Presentation on theme: "OTC Substance Abuse— Current Issues and Prevention Strategies Brian Fingerson, RPh KYPRN - Kentucky Professionals Recovery Network."— Presentation transcript:
OTC Substance Abuse— Current Issues and Prevention Strategies Brian Fingerson, RPh KYPRN - Kentucky Professionals Recovery Network
There is a unique disconnect between the scientific facts and the public’s perception about drug abuse and addiction
Drug abuse is a preventable behavior Partnership for a Drug-Free America Drug addiction is a treatable disease
Initial drug use is a voluntary behavior… A person chooses to take a drug for the first time
Why do people take drugs in the first place?
People Take Drugs To: l Feel good (sensation seeking) l Feel better (self-medication)
A major reason people take a drug is they like what it does to their brains
Prolonged drug use changes the brain in fundamental and long-lasting ways
Addiction is a Developmental Disease—Typically Begins in Childhood or Adolescence
Five Things to Know About Adolescents’ Brain Development and Use Thomas J. Crowley, MD, and Elizabeth Whitmore, PhD
Five Things to Know About Adolescents’ Brain Development and Use 1. The brain’s “front end,” the part above the eyes (prefrontal cortex), exists to slow us down or stop our impulsive behaviors; it considers the risks and benefits of our actions, and it helps us "hit the brakes" when we consider doing things that are too risky. 2. This part of the brain is still developing connections to the rest of the brain until adulthood, so adolescents’ brains lack some of the “wiring” that carries “brake” or “stop” messages to the rest of the brain.
Five Things to Know About Adolescents’ Brain Development and Use 3. Drugs of abuse are often available to adolescents; these drugs feel good, but they can be very harmful. Lacking some of the wiring for the "stop" message, adolescents’ brains may not fully weigh the risks of drug use. (if it feels good – do it ) 4. The two drugs that cause the most death are also the most available drugs: tobacco and alcohol. Late adolescence, before the brain is fully matured, is the peak time for developing dependence on these (and other) drugs.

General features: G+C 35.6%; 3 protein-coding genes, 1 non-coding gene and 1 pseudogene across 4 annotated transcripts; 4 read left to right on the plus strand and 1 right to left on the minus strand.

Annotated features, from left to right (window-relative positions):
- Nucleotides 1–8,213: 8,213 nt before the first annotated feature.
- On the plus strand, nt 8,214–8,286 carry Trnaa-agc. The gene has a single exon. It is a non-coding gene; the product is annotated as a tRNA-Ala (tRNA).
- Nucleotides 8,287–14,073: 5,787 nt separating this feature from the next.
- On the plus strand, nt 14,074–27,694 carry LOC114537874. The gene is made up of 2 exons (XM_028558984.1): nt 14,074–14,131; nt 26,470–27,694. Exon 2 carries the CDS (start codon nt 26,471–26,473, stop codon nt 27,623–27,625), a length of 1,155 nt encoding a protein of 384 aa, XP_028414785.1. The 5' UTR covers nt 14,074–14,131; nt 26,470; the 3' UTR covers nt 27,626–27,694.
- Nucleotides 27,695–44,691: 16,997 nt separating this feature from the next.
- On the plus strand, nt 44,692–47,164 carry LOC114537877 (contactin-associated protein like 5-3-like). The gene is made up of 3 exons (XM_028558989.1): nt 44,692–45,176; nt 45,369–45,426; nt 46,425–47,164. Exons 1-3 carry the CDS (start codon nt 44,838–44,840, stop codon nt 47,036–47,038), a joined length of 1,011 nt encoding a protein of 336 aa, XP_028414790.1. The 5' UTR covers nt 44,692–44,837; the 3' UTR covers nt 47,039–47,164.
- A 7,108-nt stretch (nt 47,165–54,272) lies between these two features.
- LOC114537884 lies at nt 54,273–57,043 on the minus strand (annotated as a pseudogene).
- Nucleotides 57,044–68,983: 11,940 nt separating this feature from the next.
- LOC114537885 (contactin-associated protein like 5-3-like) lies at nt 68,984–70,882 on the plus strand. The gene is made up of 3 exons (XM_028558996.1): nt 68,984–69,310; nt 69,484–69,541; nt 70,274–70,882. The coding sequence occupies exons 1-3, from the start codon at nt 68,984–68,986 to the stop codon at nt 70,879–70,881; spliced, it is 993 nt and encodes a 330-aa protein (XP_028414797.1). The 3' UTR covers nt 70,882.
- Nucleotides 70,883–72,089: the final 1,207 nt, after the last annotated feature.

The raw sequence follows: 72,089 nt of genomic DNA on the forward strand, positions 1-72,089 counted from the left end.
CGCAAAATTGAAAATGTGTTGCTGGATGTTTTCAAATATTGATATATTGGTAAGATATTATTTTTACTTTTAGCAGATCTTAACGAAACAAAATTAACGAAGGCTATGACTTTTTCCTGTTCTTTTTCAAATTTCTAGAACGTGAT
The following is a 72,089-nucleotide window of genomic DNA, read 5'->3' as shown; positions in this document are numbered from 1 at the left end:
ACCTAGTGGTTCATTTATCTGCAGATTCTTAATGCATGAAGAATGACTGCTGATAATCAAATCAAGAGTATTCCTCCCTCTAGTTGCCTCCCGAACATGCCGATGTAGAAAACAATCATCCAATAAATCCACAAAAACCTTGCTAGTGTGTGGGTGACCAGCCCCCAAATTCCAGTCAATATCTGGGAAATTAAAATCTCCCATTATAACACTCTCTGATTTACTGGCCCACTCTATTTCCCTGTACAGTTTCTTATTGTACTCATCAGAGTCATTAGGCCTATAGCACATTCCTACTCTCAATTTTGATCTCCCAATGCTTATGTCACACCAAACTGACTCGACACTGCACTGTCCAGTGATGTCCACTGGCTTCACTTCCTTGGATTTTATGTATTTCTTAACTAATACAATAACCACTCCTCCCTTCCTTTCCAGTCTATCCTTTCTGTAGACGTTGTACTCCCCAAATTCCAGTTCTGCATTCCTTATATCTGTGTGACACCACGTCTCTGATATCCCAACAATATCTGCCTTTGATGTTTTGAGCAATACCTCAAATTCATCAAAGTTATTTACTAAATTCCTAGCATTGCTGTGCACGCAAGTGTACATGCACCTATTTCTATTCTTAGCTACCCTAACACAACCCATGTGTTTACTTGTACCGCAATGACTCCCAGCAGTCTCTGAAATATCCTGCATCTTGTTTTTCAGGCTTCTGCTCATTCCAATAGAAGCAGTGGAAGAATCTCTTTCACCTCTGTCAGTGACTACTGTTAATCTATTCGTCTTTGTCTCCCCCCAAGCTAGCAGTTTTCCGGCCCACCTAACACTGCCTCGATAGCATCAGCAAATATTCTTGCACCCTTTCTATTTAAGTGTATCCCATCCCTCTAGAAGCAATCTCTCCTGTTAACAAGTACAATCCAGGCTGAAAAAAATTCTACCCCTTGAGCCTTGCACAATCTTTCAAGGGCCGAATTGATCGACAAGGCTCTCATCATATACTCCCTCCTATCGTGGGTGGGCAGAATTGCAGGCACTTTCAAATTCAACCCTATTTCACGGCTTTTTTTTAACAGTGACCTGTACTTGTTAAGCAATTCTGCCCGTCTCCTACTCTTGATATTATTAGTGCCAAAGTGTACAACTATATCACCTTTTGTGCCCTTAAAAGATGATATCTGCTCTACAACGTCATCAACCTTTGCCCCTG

Five Things to Know About Adolescents’ Brain Development and Use 5. Heavy drug use during times of critical brain development may cause permanent changes in the way the brain works and responds to rewards and consequences. Therefore, it is important to begin to address a developing substance use problem as early as possible.
Over-the-Counter Drug Abuse l OTC drugs, especially cough and cold medications, are becoming very popular as recreational drugs l Especially for young teenagers 13 to 16 years of age l Hospitals have reported dozens of overdoses in the past 2 years l Including five deaths where the abuse of OTC medications was a factor
Emergency Departments 2005 l An estimated 598,542 U.S. ED visits in 2005 involved the nonmedical use of prescription or OTC pharmaceuticals or dietary supplements l 21% higher than 2004 estimates
from the SAMHSA 2006 National Survey on Drug Use and Health (NSDUH) l In 2006, about 3.1 million persons aged 12 to 25 (5.3 percent) had ever used an over-the-counter (OTC) cough and cold medication to get high (i.e., “misused” the drug), and nearly 1 million (1.7 percent) had done so in the past year Among youths aged 12 to 17, females were more likely than males to have misused OTC cough and cold medications in the past year, but among young adults aged 18 to 25, males were more likely than females to have misused these medications l Among persons aged 12 to 25 who had misused an OTC cough and cold medication in the past year, 30.5 percent misused a NyQuil® product, 18.1 percent misused a Coricidin® product, and 17.8 percent misused a Robitussin® product
Erowid Psychoactive Vaults
ThresholdUnknown Light 100–200 mg Common 200–400 mg Strong 300–600 mg Heavy 600–1,500 mg Risk of Death 2,500–20,000 mg Oral DXM Dosages
Erowid Guide to DXM in Nonprescription Drugs l Version 1.6 — June 15, 2004 l 93 products and ingredients listed for DXM products only
Erowid’s Guide l Introduction For those who choose to use DXM recreationally, it is extremely important to pay attention to the active ingredients list of the brand they choose to use. People knowledgeable in the field recommend that only products containing DXM alone (sometimes listed as 'Dextromethorphan hydrobromide') in the Active Ingredients list should be used.
DXM Plateaus l A term used by those who abuse DXM l Describes experiences associated with different recreational dosages (exceeding recommended dosages) l Experiences at different plateaus range from mild distortions of color and sound to visual hallucinations, “out-of-body” dissociative sensations, and loss of motor control l The is what many DXM users strive for, often described as the most “mind- opening” l The third plateau is what many DXM users strive for, often described as the most “mind- opening”